The Daffodil Dawdle is one of the challenge events that is organised by Norfolk & Suffolk LDWA and one that I’ve been marshalling for several years having previously walked it numerous times. My role in the whole event is managing the registration and IT side of the operation, aided by Richard who I’ve trained up to do just about everything, which is allowing me to focus on my additional role of food tester. The start is Stradbroke Community Centre where we were made welcome by the particularly engaging and personable caretaker.
Here’s Richard entertaining some of the entrants before they get ready to start the event, which this year had two options, an 18 mile and a 26 mile route. He has been getting much better at recent events following my extensive training programme which I’ve been offering, although he’s yet to walk a challenge event himself. There were many negative comments about that during the course of the day, although to be fair, they were all from me. Being the brave athlete I am, I’ve already signed up to complete the Smuggler’s Trod later this year, the third time that I would have entered.
I put myself in charge of signage and an example of my professionalism is visible here. Richard claimed that this was would blow away within minutes, but I’m pleased to confirm that it lasted for the entire day.
Some of the 08:00 starters ready for the off, with plenty of Hike Norfolk members in there as well.
The 08:30 starters.
And the 09:00 starters who were mostly runners.
After the registration process is completed and the entrants are all on their way, Richard and I do two things. Firstly, we double check the entries to ensure we know how many people are out on the route and we update the checkpoints with this information using WhatsApp. Secondly, we get breakfast, which is my case was a delicious beans on toast prepared with care by Hayley in the kitchen.
Jayne excelled herself in the kitchen with this delicious leek and potato soup, which was prepared in honour of South Wales group. Actually, I’m not sure if that’s true, but it’s the sort of thing that we should do. Many entrants commented just how good this was and I’ve requested that it makes a reappearance at future events.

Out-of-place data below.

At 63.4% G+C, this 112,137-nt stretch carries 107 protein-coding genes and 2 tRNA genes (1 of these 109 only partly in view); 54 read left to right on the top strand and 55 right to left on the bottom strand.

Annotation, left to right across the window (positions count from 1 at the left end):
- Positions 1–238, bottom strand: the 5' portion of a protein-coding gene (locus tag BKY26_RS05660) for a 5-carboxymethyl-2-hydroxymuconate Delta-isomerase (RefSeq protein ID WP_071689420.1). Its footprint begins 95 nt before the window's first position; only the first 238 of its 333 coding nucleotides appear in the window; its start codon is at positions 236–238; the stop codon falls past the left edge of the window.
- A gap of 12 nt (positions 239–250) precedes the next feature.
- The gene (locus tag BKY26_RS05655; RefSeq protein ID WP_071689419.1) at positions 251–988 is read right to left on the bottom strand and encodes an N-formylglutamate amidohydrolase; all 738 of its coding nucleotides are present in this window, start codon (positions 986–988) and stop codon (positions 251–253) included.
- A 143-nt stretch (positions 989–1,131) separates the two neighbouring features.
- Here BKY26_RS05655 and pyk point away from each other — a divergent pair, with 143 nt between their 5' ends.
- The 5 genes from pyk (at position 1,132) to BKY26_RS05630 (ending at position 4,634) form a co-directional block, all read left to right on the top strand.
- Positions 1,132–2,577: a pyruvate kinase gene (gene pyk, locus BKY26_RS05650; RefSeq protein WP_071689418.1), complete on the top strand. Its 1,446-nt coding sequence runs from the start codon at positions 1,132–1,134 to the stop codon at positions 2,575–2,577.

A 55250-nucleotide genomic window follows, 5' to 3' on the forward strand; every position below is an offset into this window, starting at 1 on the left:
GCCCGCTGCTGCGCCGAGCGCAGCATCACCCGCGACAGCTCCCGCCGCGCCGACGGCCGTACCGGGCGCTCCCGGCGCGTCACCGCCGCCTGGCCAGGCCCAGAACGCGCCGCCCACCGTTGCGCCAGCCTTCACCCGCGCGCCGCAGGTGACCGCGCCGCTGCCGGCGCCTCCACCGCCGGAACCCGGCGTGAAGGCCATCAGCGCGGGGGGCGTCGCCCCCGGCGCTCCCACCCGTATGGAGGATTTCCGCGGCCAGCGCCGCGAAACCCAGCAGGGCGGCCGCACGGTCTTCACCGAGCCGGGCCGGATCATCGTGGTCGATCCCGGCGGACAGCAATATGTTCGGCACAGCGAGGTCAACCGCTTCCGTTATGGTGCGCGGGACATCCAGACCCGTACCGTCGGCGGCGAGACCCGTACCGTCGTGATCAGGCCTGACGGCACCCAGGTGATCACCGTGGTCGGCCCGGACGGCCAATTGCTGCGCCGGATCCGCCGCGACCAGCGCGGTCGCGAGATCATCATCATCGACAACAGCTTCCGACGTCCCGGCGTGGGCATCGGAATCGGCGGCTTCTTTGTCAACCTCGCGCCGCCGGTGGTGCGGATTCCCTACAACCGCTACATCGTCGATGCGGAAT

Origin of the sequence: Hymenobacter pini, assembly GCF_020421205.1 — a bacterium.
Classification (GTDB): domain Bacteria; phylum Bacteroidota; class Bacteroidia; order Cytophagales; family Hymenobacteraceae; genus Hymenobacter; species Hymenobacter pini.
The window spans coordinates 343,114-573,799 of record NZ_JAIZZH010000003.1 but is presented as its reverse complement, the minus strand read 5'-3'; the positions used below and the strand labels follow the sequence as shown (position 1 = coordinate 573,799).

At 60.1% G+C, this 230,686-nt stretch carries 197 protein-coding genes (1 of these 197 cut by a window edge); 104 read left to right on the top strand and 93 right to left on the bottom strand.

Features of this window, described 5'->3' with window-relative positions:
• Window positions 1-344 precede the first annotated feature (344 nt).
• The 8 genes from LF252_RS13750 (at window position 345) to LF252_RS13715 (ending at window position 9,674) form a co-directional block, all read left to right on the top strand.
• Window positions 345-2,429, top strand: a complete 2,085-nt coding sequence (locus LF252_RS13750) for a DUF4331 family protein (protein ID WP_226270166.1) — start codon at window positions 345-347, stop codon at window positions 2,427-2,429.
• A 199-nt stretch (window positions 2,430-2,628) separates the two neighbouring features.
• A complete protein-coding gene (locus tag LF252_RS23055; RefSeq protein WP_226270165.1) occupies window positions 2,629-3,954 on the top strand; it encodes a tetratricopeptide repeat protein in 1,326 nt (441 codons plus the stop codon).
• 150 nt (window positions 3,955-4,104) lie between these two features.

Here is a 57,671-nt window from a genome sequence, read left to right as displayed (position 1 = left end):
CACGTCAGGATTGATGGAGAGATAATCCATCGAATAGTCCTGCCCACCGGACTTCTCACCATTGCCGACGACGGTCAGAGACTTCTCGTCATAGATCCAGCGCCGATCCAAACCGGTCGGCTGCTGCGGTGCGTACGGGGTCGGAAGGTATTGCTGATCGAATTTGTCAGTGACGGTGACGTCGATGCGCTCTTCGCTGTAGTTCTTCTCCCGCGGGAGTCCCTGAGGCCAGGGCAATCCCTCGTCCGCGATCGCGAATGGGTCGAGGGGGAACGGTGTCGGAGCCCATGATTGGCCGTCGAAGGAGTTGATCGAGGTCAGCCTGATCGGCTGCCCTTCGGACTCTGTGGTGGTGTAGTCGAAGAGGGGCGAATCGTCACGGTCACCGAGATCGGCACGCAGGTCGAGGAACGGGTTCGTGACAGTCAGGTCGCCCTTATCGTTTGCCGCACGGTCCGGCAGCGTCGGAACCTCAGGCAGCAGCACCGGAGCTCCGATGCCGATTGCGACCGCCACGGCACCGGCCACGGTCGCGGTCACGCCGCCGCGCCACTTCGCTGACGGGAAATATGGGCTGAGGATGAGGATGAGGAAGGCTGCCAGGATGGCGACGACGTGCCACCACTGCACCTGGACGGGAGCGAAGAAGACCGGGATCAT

Peach crumble, also prepared by Jayne and this is another one of my favourites.
When entrants come in I tell them how brave they’ve been, if I think that’s appropriate, before writing down the time and entrant number for Richard to process. He then prints a certificate, which I carefully take over to the certificate table. Richard and I think that this is the mostly highly streamlined element of the event, although the kitchen staff are also nearing perfection as well. We run such a tight knit little enterprise in the corner that it gives me time to go and sit with entrants who have finished the route to gossip about numerous things.
It’s always great to hear feedback from entrants and I only received positive comments about the route, the volunteers and the food and drink. For LDWA members, the event fee was £14 which gets you drinks and biscuits at the start, numerous checkpoints all laden with food, such as sandwiches, crisps and the like, as well as the soup, beans on toast and peach crumble at the end. You also get a certificate and the warm feeling of completing a challenge, all for a very reasonable price I think.
We had just under 140 people walking the event this year and we were pleased that a slightly soggy area on the route had mostly dried out by the day of the challenge. Entrants navigate around the route using either GPX, the route description or a combination of both, but there are nearly always people around to follow if anyone does get muddled up. The group’s next event is the Summer Poppyline in Sheringham which will take place on Saturday 22 July 2023, with entries open at https://www.sientries.co.uk/event.php?elid=Y&event_id=11026.
And for anyone interested in volunteering for the LDWA in Norfolk and Suffolk, contact Hilary or Ray. Unfortunately the food testing role is filled, but help is always appreciated in other areas, whether that’s in the kitchen, at checkpoints, checking the route or in many other ways.